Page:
O’s Comment Box: Culture Shock

April 24, 2009 |

“Cut. Cut. Cut. Uh, excuse me Adam, but who gave you permission to ad lib? Can we just stick with the script please?  Can you please just make it easy on everyone and play the role you were cast for?  Nobody asked you to write your own lines.  I believe we are paying you to stink, so could you please just stink?  Is that asking too much?  Is stinking too hard for you?  Okay, one more time people.  From the top.”


Seriously, where did that performance that Adam Eaton turned in last night come from?  What should we be led to believe?  I mean, if Eaton can have even half of that command and success every fifth day, things sure do change a little.


Even Adam Eaton’s teammates seemed shocked by his outing last night.  In fact, when Trembley came out to get him in the eighth, Roberts, Huff, Wigginton, and Izturis all made a trip to the mound to pat Eaton on the behind- as if to say, “Hey Adam, we didn’t want to jinx you by saying anything earlier, but we never imagined you could strike out nine guys in one game.  Thanks, man.  I might actually get to have dinner at a reasonable hour.” 


That kind of approach works fine when you’re supposed to stink, when it’s obvious that .500 is a perennial pipe dream.  But what happens when you show the capability to string together a few wins?  Then how are you supposed to act?  Nobody on this team has any idea how to be a winner at this level, and it shows. 


We shouldn’t all be in shock that Eaton pitched 7 1/3.  We should come to expect it.  The guy is a professional baseball player, due some $9 million from the Phillies this year.  We’ve grown so used to losing that even a ‘good’ outing has become headline material, albeit below the fold.


Tuesday night we ushered in a ‘new era’ of Orioles pitching with the debut of Brad Bergesen.  With the arms of Tillman, Arrieta and Matusz not far behind, Oriole fans can now talk of a bright future.  Obviously, the talk is meaningless if the arms don’t work out, and let’s be honest, all of them probably won’t.  They usually don’t.  Still, even the most pessimistic Orioles fan can’t help but look forward to seeing what all the buzz is about.


Unfortunately for the Orioles and their fans, they have put these players at a competitive disadvantage.  Welcoming this ‘bright future’ into a culture of losing doesn’t bode well for its chances.  Let’s be honest, the joke has been on the fans for the majority of this 11 year losing streak.  We ponied up plenty to watch a substandard product.  But with record low attendance figures and a perceived indifference from once ardent fans, maybe an underlying sentiment of ‘fool me once’ is becoming more like it.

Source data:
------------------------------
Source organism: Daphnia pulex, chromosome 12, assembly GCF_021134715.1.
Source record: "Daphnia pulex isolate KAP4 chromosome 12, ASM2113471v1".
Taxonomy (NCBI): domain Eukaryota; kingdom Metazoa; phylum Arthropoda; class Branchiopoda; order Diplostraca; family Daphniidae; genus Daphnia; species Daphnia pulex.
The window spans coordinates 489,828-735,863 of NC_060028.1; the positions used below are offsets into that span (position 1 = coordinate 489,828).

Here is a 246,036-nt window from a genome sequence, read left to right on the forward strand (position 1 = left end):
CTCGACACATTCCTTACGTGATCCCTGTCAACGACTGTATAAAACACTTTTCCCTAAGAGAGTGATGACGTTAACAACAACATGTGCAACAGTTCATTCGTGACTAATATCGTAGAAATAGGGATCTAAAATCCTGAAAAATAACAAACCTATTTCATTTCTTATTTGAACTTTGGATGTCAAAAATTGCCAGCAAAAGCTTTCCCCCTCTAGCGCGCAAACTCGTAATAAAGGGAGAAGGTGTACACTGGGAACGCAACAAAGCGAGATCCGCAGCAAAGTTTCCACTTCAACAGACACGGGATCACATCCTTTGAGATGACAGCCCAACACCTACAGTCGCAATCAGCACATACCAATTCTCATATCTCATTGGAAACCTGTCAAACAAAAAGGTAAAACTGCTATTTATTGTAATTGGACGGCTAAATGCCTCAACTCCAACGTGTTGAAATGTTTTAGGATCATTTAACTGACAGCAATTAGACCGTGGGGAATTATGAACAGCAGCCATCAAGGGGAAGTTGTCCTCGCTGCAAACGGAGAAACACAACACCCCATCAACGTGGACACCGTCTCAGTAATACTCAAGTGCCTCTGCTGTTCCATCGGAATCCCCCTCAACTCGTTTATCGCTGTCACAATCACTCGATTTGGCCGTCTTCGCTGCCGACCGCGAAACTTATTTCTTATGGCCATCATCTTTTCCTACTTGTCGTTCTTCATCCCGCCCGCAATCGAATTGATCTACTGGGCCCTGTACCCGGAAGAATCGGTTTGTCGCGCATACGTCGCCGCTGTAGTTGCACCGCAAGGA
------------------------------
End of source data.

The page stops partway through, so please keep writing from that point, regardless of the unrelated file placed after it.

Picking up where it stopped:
I don’t know about everyone else, but if my highly anticipated big league debut came in front of 7,000 fans at my home ballpark, I’d have a hard time maintaining the level of enthusiasm that is required of a winner at the major league level.  That’s not to blame the fans.  Tuesday was cold, rainy, and, more importantly, relatively meaningless.  That’s what 11 years of losing does. 


The culture needs to change now.  That means trying to win baseball games right now.  If Matt Wieters is the best catcher in your organization, then you either need to promote him or trade for someone who is better than him.  If Chris Tillman gives you a better chance to win than Mark Hendrickson, then he needs to be in the rotation. 


Last weekend’s series in Boston sure felt like the white flag was going up on the season.  The way they laid down on Monday showed no heart and confirmed exactly what I’ve suspected about this bunch.  Somehow though, two of the most ‘unlikely’ candidates have resuscitated this team and have forced the ‘veterans’ to maintain their game face, if even only for a weekend series with the Rangers.